Eleanor was becoming more and more curious about how things were going to turn out for King Henry VI, and seeing as she had a witch and two astrologers at her disposal, in 1440 she tasked them with giving a horoscope reading for the young king. They apparently contacted the dead for answers, and the results were shocking, in that they all agreed that King Henry VI was doomed to come down with a deadly illness that would kill him that year, which if true was kind of good news for Eleanor because she would become Queen. Unfortunately for them, word got out about this ominous astrological prediction, and when King Henry VI found out about it he was less than pleased. He even allegedly had other astrologers make the same horoscope reading to find that in fact there was in fact no disease in his immediate future. It turns out that using magic to predict the death of a king is not the best idea, and Bolingbroke, Southwell, Home, and Margery were all arrested and charged with plotting to kill the king with necromancy.
The accused were questioned, and by questioned I mean tortured, during which time Margery admitted to selling love potions to Eleanor, and Bolingbroke told of how he had planned to use dark magic to kill the king through the use of a wax effigy at the behest of the Duchess. All of this heavily implicated Eleanor, and she fled in fear of being tried by a zealous religious court. The remaining three were brought before a court, Margery Jourdemayne was found guilty of producing magic potions and sentenced to burn at the stake, Bolingstock got it even worse, found guilty of the more serious charge of “treasonable necromancy” and hanged, drawn, and quartered, his head then displayed on a spike at London Bridge. Southwell would die while imprisoned at the Tower of London, although he would have been executed too, so maybe he got off lucky.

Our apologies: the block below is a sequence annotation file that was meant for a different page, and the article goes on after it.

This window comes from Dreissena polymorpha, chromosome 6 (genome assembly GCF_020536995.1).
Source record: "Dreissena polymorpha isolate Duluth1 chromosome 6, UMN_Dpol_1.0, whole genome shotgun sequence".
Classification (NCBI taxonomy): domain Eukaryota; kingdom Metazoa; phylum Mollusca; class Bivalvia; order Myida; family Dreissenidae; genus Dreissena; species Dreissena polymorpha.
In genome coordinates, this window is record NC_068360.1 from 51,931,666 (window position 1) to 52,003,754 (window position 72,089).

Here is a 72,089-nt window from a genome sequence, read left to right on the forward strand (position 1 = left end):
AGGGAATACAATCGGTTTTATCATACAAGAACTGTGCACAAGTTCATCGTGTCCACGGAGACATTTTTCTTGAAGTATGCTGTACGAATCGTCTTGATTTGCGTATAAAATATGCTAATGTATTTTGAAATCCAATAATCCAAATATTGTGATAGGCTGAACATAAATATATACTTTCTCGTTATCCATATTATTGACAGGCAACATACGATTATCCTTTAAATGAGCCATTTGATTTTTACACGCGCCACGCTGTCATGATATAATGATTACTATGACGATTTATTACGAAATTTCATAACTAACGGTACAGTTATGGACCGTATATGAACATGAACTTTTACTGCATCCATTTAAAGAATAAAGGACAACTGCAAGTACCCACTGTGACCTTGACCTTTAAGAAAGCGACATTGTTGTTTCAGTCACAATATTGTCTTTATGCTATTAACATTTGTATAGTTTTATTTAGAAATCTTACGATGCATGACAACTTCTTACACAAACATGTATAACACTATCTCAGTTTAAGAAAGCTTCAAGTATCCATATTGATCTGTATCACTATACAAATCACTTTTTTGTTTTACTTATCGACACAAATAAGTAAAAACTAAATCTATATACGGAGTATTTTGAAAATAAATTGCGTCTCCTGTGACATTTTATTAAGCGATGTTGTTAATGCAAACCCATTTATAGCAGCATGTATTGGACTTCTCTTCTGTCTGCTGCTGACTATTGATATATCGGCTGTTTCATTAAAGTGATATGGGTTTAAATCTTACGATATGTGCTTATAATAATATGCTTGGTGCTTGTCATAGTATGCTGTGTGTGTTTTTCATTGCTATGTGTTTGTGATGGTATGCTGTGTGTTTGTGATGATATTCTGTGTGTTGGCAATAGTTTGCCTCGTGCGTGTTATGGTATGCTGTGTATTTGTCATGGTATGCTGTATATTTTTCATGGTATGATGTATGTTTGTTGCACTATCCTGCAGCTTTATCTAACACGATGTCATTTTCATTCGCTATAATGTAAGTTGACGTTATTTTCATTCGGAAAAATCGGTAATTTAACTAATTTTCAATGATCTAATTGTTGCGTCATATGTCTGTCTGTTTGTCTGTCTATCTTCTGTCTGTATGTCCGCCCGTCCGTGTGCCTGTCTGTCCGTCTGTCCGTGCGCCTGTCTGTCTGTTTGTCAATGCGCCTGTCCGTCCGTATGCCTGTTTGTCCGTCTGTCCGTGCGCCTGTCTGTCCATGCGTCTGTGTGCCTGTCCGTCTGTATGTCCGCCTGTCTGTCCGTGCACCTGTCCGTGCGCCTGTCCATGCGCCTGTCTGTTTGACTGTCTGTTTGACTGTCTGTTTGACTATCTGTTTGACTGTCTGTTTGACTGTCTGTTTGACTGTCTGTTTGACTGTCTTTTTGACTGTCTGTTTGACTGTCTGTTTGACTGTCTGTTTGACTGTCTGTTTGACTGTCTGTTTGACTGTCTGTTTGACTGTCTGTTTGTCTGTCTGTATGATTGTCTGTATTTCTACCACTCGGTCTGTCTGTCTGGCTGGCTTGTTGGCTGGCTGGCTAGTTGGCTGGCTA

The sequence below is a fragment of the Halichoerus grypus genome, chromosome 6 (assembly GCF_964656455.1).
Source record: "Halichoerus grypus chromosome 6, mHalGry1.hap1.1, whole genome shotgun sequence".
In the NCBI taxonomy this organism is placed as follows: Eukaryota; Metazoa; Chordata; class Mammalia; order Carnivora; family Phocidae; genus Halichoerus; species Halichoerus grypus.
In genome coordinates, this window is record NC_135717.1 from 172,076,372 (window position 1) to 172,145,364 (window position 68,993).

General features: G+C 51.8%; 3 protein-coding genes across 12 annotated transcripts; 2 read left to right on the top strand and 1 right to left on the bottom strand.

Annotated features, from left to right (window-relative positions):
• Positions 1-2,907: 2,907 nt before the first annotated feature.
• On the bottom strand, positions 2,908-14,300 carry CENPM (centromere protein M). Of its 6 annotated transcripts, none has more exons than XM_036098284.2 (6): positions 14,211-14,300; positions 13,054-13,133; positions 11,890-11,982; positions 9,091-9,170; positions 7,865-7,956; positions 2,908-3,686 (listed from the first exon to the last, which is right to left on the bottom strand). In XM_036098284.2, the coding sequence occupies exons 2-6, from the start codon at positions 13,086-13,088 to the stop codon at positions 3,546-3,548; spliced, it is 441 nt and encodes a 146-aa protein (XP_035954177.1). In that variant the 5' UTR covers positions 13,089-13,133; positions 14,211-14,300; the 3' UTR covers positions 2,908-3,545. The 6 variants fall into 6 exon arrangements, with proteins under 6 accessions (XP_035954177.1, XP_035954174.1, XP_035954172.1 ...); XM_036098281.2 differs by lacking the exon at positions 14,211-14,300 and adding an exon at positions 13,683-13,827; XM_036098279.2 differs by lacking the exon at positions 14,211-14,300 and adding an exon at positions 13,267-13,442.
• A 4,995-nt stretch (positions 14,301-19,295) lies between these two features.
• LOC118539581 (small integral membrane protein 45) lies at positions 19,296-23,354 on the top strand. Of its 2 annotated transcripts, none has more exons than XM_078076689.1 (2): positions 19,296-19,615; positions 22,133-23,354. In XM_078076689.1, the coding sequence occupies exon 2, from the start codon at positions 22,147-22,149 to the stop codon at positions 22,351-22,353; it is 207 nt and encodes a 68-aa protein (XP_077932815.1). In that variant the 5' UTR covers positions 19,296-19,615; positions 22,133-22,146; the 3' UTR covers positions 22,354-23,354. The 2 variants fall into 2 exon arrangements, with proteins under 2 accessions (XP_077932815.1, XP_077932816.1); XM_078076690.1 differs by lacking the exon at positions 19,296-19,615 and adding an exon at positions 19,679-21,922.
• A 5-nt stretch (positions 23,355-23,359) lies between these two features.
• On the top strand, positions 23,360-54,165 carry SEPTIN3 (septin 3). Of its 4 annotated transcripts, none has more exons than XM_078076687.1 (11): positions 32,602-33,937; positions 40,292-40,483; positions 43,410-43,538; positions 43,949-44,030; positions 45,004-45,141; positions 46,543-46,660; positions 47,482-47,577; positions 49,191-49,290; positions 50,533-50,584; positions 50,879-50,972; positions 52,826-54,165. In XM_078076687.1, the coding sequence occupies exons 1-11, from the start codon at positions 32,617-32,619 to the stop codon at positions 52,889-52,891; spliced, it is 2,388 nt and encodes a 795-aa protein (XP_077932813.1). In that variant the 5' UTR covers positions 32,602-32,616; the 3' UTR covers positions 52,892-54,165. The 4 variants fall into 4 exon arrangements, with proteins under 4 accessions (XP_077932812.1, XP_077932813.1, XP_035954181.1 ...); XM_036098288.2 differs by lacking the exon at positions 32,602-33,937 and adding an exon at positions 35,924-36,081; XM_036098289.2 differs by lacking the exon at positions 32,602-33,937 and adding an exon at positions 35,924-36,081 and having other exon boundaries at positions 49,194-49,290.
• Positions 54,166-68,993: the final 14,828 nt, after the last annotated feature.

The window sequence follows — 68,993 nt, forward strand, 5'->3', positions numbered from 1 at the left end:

It would turn out that the Duchess would not escape being punished. She was eventually found guilty in a secular court, arrested, sentenced to life in prison and forced to divorce Humphrey for good measure. Humphrey didn’t exactly come out of it unscathed himself. Although he was found to have had nothing at all to do with the black magic and necromancy angle of it all, the whole affair had been a massive scandal that had reverberated throughout Europe, staining his reputation and making sure that any hopes he had of ever being king were dashed. Humphry would die under mysterious circumstances in 1447 and Eleanor would die after 10 years in prison. In recent years it has been speculated that this was in fact all a plot by Humphry’s enemies and that the accused had actually all been innocent, but that doesn’t help them much. In the centuries since, Bolingbroke’s story has become legendary, and the source of song and story, including Shakespeare in his Henry VI, Part II. We cannot be sure exactly what really happened here, or how much has been warped through retellings, but we do know that Bolingbroke and his co-conspirators definitely did get executed for what they allegedly had done. Was this all due to real witchcraft and magic, was it a misunderstanding, or was it the machinations of enemies of the Duke? We may never know for sure, but it is a curious historical oddity that manages to smoothly meld eccentric figures, conspiracies, political intrigue, and black magic, and it is an interesting tale at the very least.